Now's the time to take a flight into the future.
Britain and China: compare and contrast. We create a pastiche of the UK as a bucolic “shire” for the opening ceremony of our Olympics, they do thousands of perfectly synchronised drummers and the biggest fireworks display (their invention) ever seen. We do pop-up restaurants; China’s blast furnaces (another of their inventions) produce enough steel to build pop-up cities with populations larger than that of the Netherlands. Overnight.
It’s this growth that both boggles the mind and yet gives the country’s 3,000-year-old capital Beijing an air of permanence. Not to imply that the city is staid or backwards-looking, far from it. Beijing is a bubbling pot of ideas and creative energy, the flames beneath which are fanned by the government’s new-found light(ish) touch “state capitalism”. Speaking of capitalism, guess what? Yep, the Chinese invented that, too.
So go: the weather’s great at this time of year, there’s a buoyant art, fashion and restaurant scene, and it’s probably worth knowing more about the people who look likely to dominate our planet for the next century or two.
Words by Tom Barber
The Opposite House is a green glass edifice full of slick rooms. Add exhibitions by the hottest Chinese artists and excellent nightspots and this is unquestionably the place to stay. theoppositehouse.com
Green T House is a Beijing institution and with good reason. Hip design, eclectic furniture and fixtures (don’t be surprised if your drinks come in a vase) and excellent food. Coffee fans beware: each dish has some sort of tea-flavouring. Try the Xinjiang province-inspired “Autumn Sky” roasted lamb with apple, sesame… and tea leaves. green-t-house.com
Sanlitun — the high-rise, high fashion and often high-priced face of modern China — is the hottest precinct in town, and a world away from the confined hutongs. It’s also home to Transit, which serves the best of China’s hottest (literally and metaphorically) cuisine — Sichuan. Be brave — try the crispy chilli eels.
The hutongs, the traditional one-storey neighbourhoods consisting of narrow alleyways and hidden courtyards. So many were sacrificed before the Olympics that the remaining few are officially protected and home to many of the best contemporary art galleries, bars, boutiques and restaurants. The best way to explore is by bike, once the mode of transport for millions, many of whom now own cars instead, which might explain the pollution problem. If you had to pick one area, try the alleyways north of Nanluoguxiang after a stroll around the Bell and Drum Towers and enjoy a pit stop of fried pork and shrimp dumplings at Mr Shi’s on Baochao Hutong.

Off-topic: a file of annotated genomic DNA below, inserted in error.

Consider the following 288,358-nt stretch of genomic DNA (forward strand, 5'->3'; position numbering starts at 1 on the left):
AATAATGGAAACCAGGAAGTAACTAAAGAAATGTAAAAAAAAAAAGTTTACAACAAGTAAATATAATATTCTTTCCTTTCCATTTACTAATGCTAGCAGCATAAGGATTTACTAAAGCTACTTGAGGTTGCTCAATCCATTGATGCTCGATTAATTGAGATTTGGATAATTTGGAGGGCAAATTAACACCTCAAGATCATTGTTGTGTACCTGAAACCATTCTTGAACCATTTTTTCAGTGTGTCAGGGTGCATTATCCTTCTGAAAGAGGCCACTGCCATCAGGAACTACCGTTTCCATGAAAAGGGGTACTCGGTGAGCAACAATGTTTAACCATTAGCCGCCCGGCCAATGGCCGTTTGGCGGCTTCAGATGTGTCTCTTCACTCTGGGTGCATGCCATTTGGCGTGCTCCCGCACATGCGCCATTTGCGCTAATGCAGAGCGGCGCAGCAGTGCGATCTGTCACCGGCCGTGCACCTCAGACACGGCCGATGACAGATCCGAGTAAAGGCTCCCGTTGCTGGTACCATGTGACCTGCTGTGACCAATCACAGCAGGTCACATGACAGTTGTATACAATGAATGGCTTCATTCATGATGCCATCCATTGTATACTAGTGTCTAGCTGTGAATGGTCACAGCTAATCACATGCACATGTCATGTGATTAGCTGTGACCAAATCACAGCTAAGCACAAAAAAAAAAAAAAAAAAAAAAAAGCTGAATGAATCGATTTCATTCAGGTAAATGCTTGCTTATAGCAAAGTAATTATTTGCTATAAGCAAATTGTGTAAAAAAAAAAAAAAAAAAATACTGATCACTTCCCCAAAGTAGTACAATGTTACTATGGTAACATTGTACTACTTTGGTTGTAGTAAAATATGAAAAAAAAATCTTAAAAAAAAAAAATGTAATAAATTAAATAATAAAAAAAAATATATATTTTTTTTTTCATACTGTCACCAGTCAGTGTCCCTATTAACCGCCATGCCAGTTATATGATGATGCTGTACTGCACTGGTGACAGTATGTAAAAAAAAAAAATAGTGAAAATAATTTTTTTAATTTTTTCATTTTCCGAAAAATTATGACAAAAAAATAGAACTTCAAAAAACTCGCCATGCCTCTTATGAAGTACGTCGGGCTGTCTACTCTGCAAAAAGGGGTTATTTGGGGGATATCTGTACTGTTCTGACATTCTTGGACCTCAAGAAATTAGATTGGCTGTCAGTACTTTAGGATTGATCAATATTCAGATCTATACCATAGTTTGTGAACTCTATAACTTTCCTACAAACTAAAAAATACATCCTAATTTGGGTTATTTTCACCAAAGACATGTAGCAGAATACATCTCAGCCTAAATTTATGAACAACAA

The Bed Bar is in the heart of one of the remaining hutong areas of the city. This is a modern take on the opium den with killer mojitos sipped while lying on day beds or hanging out in the open air courtyard.
Lost & Found sells stylish Fifties retro Chinese furniture (they can arrange shipping), but also more hand luggage friendly items such as qianceng buxie — “thousand layer happy shoes” — the thinking man’s slip-on, as once sported by Bruce Lee. lost-and-found.cn
Have a set of tailor-made, monogrammed shirts made for you by Wendy’s Tailors (ask for Hanna or the eponymous Wendy). They can normally turn things around overnight, and the fit and quality is excellent. wendy-tailor.com
8 Have dinner
Try Peking duck at Duck de Chine — it’s the best in town. They also serve French duck dishes and you can wash it down with Bollinger.
There are some truly awful clubs in Beijing, but under the expert guidance of fabulously named owner Yang Bing, Haze gets it just right. Expect minimalist Berlin-basement décor, a sound system pumping out house and disco with a discerning clientele of urbane locals and ex-pats. hazebeijing.com
Tom Barber is a founder of award-winning travel company Original Travel